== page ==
• 3. VIRick  |  August 10, 2016 at 1:00 pm

    Guitar, indeed, looking forward, that is the most important aspect of the ruling.

    Additionally, in combination with that aspect, of the protections surrounding sex extending to include sexual orientation, there are two other important factors to bear in mind:

    1. All of the British/ex-British Caribbean area countries/territories share the same court system, so that a ruling in one sets a direct precedent for a similarly-situated ruling in the rest. We've recently seen how this domino effect works when a ruling in a same-sex immigration case in Bermuda directly caused the same ruling to be applied to a similarly-situated same-sex immigration case in the Cayman Islands.

    2. All of the British/ex-British Caribbean area countries/territories have very modern constitutions, written in an inclusive, non-discriminatory, forward-thinking style. Some, like that of the British Virgin Islands and Anguilla, even have their marriage provisions written in gender-neutral language.

    Personally, I know of a same-sex couple resident in the British Virgin Islands, one of whom was born there. I was present at the ceremony, some years ago, when BVI officials, with multiple winks and plenty of nods, granted permanent residency status (euphemistically called "belonger" status) to the non-citizen partner. I sincerely wish this couple would now get off their asses and file for a marriage license. Either way, whether their request were accepted or rejected, they could eventually upend the entire same-sex marriage prohibition throughout the entire British/ex-British Caribbean.

  • 4. allan120102  |  August 10, 2016 at 2:32 pm

    I am really elated that the final ban have been struck down. Now all of Central America is free of discriminary laws against lgbt people. This move us foward as a region. I am happy for all my lgbt brothers and sisters that live in Belize. Now they can be free to love who they want without being arrested. With the ruling the judge said that anti discrimination against gays its illegal. A really good but unexpected surprise.

    Like you said Rick I hope this send a strong Message to all the Caricom nations that still ban same sex relationships. Especially Jamaica that have its case heard a couple of weeks back. This might be the start of the end of the remaining bans in the Caribbean and Guyana. Hope Guyana modify its code to allow lgbt relationships so all territorial America have gays couples to live free as they are. That will only leave the islands in the Caribbean.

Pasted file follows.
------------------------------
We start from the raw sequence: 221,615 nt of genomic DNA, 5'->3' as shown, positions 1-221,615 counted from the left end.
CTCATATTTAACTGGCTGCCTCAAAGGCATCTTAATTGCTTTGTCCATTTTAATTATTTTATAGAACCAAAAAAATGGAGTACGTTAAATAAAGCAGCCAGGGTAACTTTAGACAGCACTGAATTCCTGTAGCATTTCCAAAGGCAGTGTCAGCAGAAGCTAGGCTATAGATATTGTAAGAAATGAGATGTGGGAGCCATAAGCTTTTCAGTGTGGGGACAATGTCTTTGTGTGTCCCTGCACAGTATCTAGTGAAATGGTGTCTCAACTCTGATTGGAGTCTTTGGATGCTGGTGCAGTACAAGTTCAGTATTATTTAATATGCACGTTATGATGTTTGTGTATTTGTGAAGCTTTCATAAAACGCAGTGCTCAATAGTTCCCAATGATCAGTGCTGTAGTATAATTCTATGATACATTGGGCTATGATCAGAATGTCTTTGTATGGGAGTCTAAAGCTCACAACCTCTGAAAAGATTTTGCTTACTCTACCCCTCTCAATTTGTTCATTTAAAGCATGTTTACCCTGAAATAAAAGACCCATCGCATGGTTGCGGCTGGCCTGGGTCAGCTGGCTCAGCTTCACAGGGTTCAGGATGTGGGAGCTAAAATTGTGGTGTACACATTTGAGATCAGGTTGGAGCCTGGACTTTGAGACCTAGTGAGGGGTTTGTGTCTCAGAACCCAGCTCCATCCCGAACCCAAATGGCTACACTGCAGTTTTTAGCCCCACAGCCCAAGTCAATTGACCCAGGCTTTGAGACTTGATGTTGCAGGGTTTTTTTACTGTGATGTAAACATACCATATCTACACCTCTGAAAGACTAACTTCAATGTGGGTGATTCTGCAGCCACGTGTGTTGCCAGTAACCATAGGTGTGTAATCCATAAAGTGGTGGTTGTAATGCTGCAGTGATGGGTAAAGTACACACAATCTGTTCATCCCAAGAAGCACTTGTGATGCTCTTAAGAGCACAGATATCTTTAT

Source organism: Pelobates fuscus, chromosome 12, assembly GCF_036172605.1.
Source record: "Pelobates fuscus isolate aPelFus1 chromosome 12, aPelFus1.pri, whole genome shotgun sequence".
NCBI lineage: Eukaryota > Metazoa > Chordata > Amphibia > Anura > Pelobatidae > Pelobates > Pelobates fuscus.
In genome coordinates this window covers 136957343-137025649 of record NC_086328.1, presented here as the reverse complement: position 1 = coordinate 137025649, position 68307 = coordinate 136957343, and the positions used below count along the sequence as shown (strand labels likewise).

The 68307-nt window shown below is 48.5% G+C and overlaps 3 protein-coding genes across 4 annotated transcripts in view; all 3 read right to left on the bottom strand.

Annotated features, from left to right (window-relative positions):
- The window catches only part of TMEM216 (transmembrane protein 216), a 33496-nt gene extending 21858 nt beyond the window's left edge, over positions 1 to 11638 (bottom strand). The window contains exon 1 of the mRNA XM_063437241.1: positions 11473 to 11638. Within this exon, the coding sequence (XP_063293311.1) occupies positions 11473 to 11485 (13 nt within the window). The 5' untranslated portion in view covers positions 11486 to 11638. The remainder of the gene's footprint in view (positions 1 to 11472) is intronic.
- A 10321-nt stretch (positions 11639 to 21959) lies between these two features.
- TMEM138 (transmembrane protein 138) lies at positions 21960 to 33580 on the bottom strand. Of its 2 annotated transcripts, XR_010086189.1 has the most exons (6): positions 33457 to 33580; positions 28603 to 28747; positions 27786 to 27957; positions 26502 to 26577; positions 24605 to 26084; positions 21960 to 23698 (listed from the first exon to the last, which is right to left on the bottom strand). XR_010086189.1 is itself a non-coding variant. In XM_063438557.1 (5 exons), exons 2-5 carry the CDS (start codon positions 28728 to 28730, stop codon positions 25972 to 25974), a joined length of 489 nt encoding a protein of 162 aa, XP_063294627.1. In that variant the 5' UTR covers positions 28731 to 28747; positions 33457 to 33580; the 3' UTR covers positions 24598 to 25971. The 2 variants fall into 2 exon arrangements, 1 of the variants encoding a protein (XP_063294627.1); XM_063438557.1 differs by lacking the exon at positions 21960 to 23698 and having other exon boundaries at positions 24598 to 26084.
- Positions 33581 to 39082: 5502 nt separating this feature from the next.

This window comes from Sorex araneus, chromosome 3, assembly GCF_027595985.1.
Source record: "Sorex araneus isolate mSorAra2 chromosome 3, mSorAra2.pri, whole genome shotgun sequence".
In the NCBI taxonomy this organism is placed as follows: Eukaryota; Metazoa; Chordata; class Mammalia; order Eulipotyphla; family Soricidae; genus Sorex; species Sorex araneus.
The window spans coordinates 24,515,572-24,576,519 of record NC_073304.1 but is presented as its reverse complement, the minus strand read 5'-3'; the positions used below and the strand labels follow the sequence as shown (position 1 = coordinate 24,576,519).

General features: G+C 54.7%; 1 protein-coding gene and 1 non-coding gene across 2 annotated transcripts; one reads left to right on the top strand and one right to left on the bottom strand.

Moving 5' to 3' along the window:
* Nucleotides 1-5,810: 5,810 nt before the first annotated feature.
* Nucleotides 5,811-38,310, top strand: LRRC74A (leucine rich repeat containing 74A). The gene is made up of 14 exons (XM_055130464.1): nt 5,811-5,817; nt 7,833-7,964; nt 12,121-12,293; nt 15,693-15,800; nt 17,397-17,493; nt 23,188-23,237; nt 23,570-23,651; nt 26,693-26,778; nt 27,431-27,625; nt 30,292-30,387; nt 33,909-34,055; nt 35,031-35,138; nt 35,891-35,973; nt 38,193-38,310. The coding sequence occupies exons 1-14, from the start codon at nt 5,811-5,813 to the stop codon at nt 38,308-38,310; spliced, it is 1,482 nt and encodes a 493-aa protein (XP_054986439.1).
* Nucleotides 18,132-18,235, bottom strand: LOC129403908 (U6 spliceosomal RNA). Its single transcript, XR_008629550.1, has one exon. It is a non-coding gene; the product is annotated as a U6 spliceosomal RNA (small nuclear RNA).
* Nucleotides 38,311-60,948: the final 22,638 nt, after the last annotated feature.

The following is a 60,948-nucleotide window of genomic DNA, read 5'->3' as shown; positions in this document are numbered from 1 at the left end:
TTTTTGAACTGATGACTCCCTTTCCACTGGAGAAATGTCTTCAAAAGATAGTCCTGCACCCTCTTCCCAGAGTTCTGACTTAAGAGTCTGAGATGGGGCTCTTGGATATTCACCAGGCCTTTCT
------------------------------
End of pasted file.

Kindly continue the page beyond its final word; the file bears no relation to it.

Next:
Today is a great day for the people of Belize, for Central America and for all the people in the world. Might be a small achievement for many but not for the lgbt people in Belize and for all of us that fight for our rights and for the rights of everyone to be treat fairly.

  • 5. VIRick  |  August 10, 2016 at 9:49 pm

    Belize's Constitution and How it Affected Today's Court Ruling

    Per Wikipedia, as already posted there earlier this evening, 10 August 2016:

    Section 16(3) of the Belize constitution bans discrimination on the basis of sex, race, place of origin, political opinions, colour, or creed. Today's ruling overturning Section 53 of the criminal code (the sodomy ban) specifically stated that "sex," as mentioned in Section 16(3) of the constitution, includes sexual orientation.

  • 6. allan120102  |  August 10, 2016 at 3:01 pm

    Belize might still appeal the ruling to the Caribbean court justice. I have mix feelings about this as if they take the case they might issue a ruling that affects all the remaining bans in the Caribbean but still it would be cool that lgbt people in Belize enjoy their win without being stay. Whatever they decide they would not take the beautiful moment we are feeling as seeing another ban being struck down. Hahaha I could imagine religious conservative head exploading right now.